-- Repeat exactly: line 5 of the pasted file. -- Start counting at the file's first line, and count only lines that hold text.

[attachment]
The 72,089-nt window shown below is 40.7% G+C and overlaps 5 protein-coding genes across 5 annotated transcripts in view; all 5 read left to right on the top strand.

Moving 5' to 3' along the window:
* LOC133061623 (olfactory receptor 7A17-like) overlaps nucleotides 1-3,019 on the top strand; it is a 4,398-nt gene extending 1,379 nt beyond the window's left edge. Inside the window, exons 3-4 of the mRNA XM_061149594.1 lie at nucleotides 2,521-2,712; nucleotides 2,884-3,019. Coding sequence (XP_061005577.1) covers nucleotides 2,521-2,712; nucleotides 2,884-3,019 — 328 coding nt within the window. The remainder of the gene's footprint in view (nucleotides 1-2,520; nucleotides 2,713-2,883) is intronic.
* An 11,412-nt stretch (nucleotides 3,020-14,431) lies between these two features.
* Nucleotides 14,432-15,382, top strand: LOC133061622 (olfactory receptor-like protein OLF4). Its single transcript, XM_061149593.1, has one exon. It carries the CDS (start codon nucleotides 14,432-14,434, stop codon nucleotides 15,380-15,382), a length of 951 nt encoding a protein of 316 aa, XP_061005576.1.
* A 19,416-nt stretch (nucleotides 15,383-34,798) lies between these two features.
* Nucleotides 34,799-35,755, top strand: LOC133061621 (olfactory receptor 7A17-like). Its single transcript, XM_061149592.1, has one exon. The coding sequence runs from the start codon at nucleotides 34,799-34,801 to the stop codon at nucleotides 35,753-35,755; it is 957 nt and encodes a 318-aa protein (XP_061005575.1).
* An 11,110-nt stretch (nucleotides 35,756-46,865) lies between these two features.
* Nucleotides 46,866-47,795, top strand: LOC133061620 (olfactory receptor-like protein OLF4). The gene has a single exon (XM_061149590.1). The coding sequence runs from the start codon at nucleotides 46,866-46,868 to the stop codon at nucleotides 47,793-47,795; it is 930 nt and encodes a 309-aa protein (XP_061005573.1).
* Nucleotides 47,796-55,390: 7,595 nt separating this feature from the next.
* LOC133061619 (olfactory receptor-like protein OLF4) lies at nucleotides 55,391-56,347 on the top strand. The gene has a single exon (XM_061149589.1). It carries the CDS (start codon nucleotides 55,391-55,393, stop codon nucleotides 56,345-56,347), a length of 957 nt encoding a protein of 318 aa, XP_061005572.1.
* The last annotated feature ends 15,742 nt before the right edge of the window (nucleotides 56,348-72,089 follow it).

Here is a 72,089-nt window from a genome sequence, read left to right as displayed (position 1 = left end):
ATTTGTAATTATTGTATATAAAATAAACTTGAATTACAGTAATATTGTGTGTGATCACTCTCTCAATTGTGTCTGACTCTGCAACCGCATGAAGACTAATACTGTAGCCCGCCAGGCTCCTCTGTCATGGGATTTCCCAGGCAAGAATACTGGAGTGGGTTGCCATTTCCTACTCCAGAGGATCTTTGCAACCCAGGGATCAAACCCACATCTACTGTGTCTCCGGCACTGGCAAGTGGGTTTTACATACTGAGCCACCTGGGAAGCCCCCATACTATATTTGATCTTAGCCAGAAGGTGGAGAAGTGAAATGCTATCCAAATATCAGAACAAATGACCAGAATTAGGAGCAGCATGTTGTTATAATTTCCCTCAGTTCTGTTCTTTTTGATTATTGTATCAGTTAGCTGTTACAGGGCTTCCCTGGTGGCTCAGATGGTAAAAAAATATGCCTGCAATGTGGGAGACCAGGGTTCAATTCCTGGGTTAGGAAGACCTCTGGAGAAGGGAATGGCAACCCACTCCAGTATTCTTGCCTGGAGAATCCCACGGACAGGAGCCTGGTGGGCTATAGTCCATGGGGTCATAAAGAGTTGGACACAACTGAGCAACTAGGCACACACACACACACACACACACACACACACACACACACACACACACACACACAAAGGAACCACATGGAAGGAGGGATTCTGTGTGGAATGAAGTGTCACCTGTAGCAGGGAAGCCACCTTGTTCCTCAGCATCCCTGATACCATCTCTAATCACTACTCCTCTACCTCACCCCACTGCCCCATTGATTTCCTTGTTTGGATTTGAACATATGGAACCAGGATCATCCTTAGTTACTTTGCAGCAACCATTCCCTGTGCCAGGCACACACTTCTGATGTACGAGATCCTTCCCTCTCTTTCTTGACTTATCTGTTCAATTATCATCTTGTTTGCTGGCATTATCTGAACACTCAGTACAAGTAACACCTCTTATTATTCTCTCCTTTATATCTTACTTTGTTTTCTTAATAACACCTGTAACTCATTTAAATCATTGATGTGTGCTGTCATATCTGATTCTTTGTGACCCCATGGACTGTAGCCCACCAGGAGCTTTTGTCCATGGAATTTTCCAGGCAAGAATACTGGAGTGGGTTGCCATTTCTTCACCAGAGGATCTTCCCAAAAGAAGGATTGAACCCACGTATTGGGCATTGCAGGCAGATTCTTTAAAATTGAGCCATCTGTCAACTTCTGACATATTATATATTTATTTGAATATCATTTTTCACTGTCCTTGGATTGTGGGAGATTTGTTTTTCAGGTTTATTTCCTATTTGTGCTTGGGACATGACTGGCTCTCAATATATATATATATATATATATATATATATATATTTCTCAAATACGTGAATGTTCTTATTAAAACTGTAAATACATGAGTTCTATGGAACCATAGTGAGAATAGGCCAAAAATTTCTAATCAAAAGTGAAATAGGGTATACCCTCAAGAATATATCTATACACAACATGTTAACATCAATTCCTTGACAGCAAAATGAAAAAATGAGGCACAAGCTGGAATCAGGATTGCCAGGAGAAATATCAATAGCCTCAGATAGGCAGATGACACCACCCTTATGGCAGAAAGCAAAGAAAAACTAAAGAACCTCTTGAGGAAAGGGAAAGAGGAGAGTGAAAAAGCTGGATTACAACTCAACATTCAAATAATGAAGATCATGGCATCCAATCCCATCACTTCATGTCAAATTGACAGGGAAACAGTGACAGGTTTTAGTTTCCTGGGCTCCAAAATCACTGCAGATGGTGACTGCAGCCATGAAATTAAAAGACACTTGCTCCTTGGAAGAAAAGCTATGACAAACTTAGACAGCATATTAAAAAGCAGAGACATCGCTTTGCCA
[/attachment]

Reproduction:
* Nucleotides 14,432-15,382, top strand: LOC133061622 (olfactory receptor-like protein OLF4). Its single transcript, XM_061149593.1, has one exon. It carries the CDS (start codon nucleotides 14,432-14,434, stop codon nucleotides 15,380-15,382), a length of 951 nt encoding a protein of 316 aa, XP_061005576.1.